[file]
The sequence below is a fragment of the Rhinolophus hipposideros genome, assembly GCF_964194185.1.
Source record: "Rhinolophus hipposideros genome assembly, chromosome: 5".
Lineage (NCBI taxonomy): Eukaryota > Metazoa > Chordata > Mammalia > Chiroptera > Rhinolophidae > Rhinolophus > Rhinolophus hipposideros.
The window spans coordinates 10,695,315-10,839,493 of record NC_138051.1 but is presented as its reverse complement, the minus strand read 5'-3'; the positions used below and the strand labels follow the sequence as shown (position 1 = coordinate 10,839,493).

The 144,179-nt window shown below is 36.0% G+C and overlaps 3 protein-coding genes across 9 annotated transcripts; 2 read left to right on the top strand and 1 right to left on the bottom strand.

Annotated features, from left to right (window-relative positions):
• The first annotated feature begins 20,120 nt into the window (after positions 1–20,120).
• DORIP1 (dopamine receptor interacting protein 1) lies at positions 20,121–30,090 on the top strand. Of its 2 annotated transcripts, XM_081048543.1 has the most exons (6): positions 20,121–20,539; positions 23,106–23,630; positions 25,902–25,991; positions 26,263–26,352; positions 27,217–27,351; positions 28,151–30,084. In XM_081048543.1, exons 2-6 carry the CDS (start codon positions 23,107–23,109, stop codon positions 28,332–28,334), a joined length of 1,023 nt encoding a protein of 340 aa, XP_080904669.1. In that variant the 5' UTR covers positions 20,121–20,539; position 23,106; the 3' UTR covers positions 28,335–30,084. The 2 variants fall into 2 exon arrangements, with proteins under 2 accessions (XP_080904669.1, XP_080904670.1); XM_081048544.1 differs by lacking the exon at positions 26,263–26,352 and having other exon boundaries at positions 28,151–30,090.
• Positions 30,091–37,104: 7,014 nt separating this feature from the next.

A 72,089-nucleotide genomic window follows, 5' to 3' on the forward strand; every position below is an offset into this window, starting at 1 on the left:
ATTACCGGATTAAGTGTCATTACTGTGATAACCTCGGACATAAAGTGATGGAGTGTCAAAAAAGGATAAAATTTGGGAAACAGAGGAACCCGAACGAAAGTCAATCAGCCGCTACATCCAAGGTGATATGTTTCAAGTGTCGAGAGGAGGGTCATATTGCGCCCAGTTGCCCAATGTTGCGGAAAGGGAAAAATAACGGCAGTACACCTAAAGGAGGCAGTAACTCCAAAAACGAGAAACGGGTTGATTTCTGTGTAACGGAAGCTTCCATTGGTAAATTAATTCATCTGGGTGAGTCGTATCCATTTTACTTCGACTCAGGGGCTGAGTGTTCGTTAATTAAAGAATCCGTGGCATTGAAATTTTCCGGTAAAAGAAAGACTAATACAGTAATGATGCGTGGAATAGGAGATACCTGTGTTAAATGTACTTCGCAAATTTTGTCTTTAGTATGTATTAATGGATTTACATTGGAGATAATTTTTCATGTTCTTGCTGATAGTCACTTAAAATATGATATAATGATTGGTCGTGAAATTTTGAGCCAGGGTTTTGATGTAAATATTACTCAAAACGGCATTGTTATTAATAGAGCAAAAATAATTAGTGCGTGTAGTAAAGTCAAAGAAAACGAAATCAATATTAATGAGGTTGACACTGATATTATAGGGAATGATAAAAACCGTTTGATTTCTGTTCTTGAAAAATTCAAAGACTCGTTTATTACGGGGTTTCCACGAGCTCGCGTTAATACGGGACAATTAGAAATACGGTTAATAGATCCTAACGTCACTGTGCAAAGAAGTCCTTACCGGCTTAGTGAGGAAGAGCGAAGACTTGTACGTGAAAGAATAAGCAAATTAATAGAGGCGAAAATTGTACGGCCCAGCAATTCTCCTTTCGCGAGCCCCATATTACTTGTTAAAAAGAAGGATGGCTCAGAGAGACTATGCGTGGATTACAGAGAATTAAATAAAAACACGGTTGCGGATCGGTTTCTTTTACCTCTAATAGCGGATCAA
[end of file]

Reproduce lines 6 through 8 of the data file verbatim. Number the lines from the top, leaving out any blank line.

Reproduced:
Annotated features, from left to right (window-relative positions):
• The first annotated feature begins 20,120 nt into the window (after positions 1–20,120).
• DORIP1 (dopamine receptor interacting protein 1) lies at positions 20,121–30,090 on the top strand. Of its 2 annotated transcripts, XM_081048543.1 has the most exons (6): positions 20,121–20,539; positions 23,106–23,630; positions 25,902–25,991; positions 26,263–26,352; positions 27,217–27,351; positions 28,151–30,084. In XM_081048543.1, exons 2-6 carry the CDS (start codon positions 23,107–23,109, stop codon positions 28,332–28,334), a joined length of 1,023 nt encoding a protein of 340 aa, XP_080904669.1. In that variant the 5' UTR covers positions 20,121–20,539; position 23,106; the 3' UTR covers positions 28,335–30,084. The 2 variants fall into 2 exon arrangements, with proteins under 2 accessions (XP_080904669.1, XP_080904670.1); XM_081048544.1 differs by lacking the exon at positions 26,263–26,352 and having other exon boundaries at positions 28,151–30,090.